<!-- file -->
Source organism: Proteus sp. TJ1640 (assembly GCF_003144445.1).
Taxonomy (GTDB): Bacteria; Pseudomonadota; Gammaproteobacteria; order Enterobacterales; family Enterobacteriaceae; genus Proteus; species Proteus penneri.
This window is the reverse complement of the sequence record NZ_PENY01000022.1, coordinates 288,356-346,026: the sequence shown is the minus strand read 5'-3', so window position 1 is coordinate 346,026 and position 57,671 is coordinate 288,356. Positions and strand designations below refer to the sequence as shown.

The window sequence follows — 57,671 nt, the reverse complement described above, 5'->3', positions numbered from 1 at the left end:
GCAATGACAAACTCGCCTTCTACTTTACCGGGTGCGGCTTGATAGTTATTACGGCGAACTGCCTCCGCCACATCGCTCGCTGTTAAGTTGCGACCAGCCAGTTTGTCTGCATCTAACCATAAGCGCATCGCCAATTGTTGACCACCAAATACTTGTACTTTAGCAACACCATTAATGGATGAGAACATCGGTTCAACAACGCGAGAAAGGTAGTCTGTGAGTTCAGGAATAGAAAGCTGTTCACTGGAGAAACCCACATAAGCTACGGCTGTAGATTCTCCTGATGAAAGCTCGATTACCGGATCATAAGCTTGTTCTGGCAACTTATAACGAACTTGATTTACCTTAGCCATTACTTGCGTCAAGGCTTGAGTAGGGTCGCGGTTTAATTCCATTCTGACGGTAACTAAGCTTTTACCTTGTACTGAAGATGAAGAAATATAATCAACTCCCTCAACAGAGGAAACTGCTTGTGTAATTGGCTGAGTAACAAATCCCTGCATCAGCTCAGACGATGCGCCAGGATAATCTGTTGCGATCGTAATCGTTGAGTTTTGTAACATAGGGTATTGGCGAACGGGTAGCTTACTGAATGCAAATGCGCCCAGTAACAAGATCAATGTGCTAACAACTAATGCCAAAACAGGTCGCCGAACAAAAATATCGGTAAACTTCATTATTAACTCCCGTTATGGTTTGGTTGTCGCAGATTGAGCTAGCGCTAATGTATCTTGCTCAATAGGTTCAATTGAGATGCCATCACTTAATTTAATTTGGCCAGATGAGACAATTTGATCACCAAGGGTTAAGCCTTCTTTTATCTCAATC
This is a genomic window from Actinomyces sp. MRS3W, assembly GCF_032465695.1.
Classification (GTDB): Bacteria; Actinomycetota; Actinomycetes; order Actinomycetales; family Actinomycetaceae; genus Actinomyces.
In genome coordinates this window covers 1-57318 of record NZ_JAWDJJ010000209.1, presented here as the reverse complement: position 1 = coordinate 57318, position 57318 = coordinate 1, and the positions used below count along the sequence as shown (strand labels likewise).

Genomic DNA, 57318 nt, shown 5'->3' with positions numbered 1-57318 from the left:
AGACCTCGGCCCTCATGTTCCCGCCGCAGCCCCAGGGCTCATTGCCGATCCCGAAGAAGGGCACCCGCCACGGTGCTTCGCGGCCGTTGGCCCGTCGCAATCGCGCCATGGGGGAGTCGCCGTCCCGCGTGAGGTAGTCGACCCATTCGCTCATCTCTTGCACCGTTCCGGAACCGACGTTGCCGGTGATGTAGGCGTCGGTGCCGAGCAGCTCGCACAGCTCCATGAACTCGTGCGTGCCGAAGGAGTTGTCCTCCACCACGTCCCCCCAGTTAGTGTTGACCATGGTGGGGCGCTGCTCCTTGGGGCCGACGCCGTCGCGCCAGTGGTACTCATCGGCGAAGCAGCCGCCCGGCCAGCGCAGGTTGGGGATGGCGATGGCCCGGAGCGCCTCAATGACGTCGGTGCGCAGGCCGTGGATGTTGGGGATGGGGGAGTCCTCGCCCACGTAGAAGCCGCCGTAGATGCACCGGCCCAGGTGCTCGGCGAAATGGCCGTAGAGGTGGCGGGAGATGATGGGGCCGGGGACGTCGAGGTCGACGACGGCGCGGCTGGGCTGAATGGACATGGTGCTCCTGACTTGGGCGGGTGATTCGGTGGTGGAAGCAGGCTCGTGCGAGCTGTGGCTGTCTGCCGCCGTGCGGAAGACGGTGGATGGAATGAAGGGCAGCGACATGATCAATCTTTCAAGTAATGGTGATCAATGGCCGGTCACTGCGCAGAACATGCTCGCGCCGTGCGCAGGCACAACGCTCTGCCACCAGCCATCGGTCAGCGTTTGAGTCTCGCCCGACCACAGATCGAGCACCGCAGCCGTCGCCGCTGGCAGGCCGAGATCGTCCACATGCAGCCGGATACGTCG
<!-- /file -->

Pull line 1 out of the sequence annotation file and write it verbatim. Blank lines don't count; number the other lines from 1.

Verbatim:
Source organism: Proteus sp. TJ1640 (assembly GCF_003144445.1).